To survive a motion to dismiss under Rule 12(b)(6) of the Federal Rules of Civil Procedure, a complaint must allege enough factual matter that, taken as true, makes the plaintiff’s “claim to relief . . . plausible on its face.” Khalik v. United Air Lines, 671 F.3d 1188, 1190 (10th Cir. 2012) (citing Bell Atl. Corp. v. Twombly, 550 U.S. 544, 570 (2007)). “The ‘plausibility’ standard requires that relief must plausibly follow from the facts alleged, not that the facts themselves be plausible.” RE/MAX, LLC v. Quicken Loans Inc., 295 F.Supp.3d 1163, 1168 (D. Colo. 2018) (citing Bryson v. Gonzales, 534 F.3d 1282, 1286 (10th Cir. 2008)). Generally, “[s]pecific facts are not necessary; the statement need only ‘give the defendant fair notice of what the claim is and the grounds upon which it rests.’” Erickson v. Pardus, 551 U.S. 89, 93 (2007) (per curiam) (quoting Twombly, 550 U.S. at 555) (omission marks omitted). “[W]here the well-pleaded facts do not permit the court to infer more than the mere possibility of misconduct, the complaint has alleged – but it has not shown – that the pleader is entitled to relief.” Ashcroft v. Iqbal, 556 U.S. 662, 679 (2009) (internal quotation marks and alteration marks omitted); see also Khalik, 671 F.3d at 1190 (“A plaintiff must nudge [its] claims across the line from conceivable to plausible in order to survive a motion to dismiss.” (quoting Twombly, 550 U.S. at 570)). If a complaint’s allegations are “so general that they encompass a wide swath of conduct, much of it innocent, ” then plaintiff has not stated a plausible claim. Khalik, 671 F.3d at 1191 (quotations omitted). Thus, even though modern rules of pleading are somewhat forgiving, “a complaint still must contain either direct or inferential allegations respecting all the material elements necessary to sustain a recovery under some viable legal theory.” Bryson, 534 F.3d at 1286 (alteration marks omitted).

         III. ANALYSIS

         A. Trade Secret Misappropriation

         Defendant first argues that plaintiff’s trade secret misappropriation claims under DTSA and CUTSA should be dismissed for failure to state a claim. Docket No. 28 at 3. To prevail on a claim for misappropriation of trade secrets under Colorado law, a plaintiff must show: “(i) that he or she possessed a valid trade secret, (ii) that the trade secret was disclosed or used without consent, and (iii) that the defendant knew, or should have known, that the trade secret was acquired by improper means.” Gates Rubber Co. v. Bando Chem. Indus., Ltd., 9 F.3d 823, 847 (10th Cir. 1993). CUTSA defines “trade secret” as “the whole or any portion or phase of any scientific or technical information, design, process, procedure, formula, improvement, confidential business or financial information, listing of names, addresses, or telephone numbers, or other information relating to any business or profession which is secret and of value.” Colo. Rev. Stat. § 7-74-102(4). To constitute a trade secret, “the owner thereof must have taken measures to prevent the secret from becoming available to persons other than those selected by the owner to have access thereto for limited purposes.” Id.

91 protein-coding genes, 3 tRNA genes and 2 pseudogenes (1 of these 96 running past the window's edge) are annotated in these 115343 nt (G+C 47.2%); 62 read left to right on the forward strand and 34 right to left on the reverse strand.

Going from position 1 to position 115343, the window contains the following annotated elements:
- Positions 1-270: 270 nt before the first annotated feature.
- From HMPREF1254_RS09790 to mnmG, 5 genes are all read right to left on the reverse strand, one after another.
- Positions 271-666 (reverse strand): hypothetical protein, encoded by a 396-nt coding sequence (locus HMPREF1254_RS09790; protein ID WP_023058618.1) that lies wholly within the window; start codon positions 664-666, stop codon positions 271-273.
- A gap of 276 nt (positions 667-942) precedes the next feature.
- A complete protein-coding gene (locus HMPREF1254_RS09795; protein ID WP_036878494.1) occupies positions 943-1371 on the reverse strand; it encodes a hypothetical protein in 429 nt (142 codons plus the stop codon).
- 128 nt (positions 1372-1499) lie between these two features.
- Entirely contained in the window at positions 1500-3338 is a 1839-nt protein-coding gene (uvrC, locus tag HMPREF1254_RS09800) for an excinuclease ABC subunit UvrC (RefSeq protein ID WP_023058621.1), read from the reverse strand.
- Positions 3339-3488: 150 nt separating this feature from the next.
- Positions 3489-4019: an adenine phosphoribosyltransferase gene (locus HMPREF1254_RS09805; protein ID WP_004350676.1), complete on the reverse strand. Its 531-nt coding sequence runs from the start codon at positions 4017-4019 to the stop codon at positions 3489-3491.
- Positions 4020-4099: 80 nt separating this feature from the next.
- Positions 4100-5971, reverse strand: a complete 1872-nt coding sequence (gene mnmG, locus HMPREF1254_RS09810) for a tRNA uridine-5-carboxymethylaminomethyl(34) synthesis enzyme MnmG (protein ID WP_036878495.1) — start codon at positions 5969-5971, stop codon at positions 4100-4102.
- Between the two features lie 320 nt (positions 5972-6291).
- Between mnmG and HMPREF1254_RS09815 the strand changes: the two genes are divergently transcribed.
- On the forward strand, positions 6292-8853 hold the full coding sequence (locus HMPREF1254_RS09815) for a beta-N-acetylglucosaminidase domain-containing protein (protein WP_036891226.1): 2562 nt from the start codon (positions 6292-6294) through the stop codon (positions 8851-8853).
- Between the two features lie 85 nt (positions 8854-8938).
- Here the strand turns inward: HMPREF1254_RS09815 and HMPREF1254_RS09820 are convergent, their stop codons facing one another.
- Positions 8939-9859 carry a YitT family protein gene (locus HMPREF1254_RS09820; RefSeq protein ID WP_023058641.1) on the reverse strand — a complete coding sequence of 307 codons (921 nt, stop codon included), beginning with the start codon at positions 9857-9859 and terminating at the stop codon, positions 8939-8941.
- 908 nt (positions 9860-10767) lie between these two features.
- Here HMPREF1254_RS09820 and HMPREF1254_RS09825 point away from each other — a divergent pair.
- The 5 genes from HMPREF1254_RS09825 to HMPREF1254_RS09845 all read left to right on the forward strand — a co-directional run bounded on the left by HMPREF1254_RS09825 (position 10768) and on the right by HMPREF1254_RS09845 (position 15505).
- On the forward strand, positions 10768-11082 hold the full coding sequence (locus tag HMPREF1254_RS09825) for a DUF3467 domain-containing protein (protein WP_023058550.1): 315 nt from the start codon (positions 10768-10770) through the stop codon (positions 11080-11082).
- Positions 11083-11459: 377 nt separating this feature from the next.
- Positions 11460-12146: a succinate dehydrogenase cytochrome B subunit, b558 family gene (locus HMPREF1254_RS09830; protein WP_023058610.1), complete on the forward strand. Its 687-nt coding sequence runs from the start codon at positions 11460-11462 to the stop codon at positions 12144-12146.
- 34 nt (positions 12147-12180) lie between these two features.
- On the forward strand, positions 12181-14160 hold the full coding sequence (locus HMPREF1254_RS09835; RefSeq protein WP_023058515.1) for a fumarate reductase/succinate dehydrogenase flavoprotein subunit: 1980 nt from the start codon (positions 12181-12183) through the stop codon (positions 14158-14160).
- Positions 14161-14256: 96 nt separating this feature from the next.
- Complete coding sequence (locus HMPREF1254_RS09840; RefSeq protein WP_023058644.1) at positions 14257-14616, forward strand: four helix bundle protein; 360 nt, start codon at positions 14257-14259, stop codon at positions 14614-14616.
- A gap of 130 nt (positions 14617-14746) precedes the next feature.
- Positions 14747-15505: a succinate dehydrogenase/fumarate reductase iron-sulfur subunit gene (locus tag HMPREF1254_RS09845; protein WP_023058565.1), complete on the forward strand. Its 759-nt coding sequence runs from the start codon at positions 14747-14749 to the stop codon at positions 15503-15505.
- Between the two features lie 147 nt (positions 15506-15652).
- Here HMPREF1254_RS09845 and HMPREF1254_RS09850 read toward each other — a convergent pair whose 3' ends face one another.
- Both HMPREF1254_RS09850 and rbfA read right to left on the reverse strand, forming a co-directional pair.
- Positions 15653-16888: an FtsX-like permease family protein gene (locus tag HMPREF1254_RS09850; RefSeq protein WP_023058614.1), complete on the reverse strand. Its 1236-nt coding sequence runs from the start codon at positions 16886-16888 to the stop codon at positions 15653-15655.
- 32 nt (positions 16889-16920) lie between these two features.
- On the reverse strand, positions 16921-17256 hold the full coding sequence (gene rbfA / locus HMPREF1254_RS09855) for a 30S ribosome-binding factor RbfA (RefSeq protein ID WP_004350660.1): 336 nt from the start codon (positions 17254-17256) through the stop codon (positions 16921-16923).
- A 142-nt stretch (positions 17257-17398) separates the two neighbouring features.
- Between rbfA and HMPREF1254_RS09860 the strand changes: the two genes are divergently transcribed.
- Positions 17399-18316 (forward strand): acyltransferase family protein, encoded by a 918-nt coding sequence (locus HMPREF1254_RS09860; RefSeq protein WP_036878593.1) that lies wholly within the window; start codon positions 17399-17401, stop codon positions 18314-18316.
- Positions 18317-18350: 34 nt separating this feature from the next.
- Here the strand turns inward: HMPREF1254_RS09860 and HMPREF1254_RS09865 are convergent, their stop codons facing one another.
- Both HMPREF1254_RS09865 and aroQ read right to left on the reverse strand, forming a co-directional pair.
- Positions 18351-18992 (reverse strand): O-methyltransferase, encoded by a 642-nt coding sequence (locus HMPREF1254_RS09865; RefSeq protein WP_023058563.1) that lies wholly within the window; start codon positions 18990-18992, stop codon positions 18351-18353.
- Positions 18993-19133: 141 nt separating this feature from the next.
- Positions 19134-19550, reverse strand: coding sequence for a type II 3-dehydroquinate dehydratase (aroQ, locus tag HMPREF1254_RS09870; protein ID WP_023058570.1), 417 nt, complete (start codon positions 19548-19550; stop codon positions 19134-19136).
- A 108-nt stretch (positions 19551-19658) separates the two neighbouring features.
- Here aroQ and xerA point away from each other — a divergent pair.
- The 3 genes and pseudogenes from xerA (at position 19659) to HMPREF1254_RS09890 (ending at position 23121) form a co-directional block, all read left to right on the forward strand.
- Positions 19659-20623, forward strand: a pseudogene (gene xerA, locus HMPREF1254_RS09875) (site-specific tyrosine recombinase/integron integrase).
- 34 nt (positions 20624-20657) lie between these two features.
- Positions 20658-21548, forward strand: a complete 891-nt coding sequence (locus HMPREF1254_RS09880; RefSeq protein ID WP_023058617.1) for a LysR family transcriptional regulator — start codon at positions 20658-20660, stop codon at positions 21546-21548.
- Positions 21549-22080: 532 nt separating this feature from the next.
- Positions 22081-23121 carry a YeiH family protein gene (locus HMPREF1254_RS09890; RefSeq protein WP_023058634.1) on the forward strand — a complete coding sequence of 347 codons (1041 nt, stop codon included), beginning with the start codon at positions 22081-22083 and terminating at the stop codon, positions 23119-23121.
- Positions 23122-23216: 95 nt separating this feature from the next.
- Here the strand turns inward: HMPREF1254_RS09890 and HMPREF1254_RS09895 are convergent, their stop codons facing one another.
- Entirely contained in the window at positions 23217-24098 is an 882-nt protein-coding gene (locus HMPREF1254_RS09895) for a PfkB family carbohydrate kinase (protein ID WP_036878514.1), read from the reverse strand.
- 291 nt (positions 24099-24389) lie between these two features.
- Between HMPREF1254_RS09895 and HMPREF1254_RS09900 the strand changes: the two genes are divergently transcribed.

Under Colorado law, “[w]hat constitutes a ‘trade secret’ is a question of fact for the trial court.” Doubleclick Inc. v. Paikin, 402 F.Supp.2d 1251, 1257 (D. Colo. 2005). Courts look to several factors to make this determination, including:

(1) the extent to which the information is known outside the business,
(2) the extent to which it is known to those inside the business, i.e., by the employees[, ] (3) the precautions taken by the holder of the trade secret to guard the secrecy of the information, (4) the savings effected and the value to the holder in having the information as against competitors, (5) the amount of effort or money expended in obtaining and developing the information, and (6) the ...